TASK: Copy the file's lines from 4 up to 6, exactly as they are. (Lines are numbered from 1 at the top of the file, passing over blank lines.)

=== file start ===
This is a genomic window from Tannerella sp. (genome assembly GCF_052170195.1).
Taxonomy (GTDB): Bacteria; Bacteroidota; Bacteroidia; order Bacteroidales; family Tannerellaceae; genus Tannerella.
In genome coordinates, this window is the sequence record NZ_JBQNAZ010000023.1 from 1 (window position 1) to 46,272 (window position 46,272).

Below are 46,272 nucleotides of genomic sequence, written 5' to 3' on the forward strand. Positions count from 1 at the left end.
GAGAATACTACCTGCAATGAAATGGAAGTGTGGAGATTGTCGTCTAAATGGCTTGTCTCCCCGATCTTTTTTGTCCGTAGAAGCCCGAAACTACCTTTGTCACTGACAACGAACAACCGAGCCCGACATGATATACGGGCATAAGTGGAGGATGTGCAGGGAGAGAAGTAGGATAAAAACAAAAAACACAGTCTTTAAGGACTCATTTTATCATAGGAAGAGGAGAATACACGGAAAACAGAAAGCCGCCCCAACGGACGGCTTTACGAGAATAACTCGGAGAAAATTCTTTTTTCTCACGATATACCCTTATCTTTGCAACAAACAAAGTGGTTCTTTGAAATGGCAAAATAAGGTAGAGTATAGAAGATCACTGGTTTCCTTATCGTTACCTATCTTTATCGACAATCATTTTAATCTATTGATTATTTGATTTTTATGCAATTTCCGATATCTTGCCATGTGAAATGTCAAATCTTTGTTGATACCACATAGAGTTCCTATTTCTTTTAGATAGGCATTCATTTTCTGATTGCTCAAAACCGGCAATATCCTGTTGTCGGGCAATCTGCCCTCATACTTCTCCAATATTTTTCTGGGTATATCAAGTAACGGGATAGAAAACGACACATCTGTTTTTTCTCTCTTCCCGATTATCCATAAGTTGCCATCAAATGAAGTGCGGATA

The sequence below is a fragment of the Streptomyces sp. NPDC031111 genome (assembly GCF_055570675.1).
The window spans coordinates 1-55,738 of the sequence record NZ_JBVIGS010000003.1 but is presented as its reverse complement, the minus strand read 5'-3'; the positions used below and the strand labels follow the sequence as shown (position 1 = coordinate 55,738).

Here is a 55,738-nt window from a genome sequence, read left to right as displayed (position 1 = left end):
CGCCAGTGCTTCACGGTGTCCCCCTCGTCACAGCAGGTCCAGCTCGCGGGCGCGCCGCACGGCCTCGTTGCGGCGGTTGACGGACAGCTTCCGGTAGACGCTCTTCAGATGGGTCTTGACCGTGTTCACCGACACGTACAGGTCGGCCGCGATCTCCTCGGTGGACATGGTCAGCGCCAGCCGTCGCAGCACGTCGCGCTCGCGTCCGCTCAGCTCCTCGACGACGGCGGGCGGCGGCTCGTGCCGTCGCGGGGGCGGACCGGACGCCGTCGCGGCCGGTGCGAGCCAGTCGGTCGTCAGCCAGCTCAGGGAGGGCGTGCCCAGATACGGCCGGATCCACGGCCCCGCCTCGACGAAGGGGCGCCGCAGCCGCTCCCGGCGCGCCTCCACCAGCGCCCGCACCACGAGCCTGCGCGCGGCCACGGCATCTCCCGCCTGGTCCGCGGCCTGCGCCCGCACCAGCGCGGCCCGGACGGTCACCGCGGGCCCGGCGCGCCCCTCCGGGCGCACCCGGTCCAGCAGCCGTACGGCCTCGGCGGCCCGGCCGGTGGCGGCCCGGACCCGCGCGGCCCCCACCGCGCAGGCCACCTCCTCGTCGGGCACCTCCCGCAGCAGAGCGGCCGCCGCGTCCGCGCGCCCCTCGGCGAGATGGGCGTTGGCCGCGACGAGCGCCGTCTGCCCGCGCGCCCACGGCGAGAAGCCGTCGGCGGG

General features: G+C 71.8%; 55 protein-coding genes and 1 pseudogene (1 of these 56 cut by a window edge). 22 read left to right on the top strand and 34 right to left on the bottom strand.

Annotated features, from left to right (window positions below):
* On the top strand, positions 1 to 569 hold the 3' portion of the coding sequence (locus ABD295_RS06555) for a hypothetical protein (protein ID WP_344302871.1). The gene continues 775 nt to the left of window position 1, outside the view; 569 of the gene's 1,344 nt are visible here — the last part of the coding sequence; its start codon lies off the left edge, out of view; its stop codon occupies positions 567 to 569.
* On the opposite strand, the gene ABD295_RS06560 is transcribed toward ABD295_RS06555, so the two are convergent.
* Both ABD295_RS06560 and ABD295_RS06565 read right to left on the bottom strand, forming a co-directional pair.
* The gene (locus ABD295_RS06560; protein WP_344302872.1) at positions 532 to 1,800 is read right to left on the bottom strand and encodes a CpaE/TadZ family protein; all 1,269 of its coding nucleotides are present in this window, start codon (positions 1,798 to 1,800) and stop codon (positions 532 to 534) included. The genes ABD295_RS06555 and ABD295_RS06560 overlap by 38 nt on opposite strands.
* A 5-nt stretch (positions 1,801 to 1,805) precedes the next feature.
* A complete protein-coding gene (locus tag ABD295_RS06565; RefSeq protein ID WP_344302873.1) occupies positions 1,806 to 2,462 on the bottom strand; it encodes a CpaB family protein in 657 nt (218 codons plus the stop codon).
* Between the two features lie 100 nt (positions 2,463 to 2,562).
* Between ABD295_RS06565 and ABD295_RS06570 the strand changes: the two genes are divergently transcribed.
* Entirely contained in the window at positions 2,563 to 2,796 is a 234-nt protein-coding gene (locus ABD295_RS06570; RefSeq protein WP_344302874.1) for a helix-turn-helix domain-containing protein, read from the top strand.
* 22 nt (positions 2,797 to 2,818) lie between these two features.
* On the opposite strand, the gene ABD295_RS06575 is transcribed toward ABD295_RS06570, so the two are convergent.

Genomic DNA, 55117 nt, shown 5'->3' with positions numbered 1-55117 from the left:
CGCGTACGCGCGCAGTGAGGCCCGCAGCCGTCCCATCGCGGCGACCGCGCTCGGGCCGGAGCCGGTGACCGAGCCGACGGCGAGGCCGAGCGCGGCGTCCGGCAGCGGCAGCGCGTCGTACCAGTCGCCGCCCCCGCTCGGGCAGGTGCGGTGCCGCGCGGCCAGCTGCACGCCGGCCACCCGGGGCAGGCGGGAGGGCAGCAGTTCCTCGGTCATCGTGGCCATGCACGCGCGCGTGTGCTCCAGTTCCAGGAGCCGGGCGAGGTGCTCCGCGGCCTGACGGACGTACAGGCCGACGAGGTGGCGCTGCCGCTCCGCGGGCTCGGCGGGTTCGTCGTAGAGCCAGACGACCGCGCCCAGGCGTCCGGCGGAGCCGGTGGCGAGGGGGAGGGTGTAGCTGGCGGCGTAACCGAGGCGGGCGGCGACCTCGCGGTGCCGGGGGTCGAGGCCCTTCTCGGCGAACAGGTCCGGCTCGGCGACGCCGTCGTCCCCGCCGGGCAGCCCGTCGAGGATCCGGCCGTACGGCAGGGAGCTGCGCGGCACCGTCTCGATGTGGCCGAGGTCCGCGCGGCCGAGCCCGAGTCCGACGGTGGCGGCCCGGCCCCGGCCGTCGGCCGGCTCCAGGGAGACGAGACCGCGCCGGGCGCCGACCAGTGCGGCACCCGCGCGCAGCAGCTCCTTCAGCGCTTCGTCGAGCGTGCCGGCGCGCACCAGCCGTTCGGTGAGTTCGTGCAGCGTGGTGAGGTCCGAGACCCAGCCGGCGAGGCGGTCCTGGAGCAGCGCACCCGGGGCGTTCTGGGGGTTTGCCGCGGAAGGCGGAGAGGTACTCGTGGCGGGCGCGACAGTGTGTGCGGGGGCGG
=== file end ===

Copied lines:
Below are 46,272 nucleotides of genomic sequence, written 5' to 3' on the forward strand. Positions count from 1 at the left end.
GAGAATACTACCTGCAATGAAATGGAAGTGTGGAGATTGTCGTCTAAATGGCTTGTCTCCCCGATCTTTTTTGTCCGTAGAAGCCCGAAACTACCTTTGTCACTGACAACGAACAACCGAGCCCGACATGATATACGGGCATAAGTGGAGGATGTGCAGGGAGAGAAGTAGGATAAAAACAAAAAACACAGTCTTTAAGGACTCATTTTATCATAGGAAGAGGAGAATACACGGAAAACAGAAAGCCGCCCCAACGGACGGCTTTACGAGAATAACTCGGAGAAAATTCTTTTTTCTCACGATATACCCTTATCTTTGCAACAAACAAAGTGGTTCTTTGAAATGGCAAAATAAGGTAGAGTATAGAAGATCACTGGTTTCCTTATCGTTACCTATCTTTATCGACAATCATTTTAATCTATTGATTATTTGATTTTTATGCAATTTCCGATATCTTGCCATGTGAAATGTCAAATCTTTGTTGATACCACATAGAGTTCCTATTTCTTTTAGATAGGCATTCATTTTCTGATTGCTCAAAACCGGCAATATCCTGTTGTCGGGCAATCTGCCCTCATACTTCTCCAATATTTTTCTGGGTATATCAAGTAACGGGATAGAAAACGACACATCTGTTTTTTCTCTCTTCCCGATTATCCATAAGTTGCCATCAAATGAAGTGCGGATA

The sequence below is a fragment of the Streptomyces sp. NPDC031111 genome (assembly GCF_055570675.1).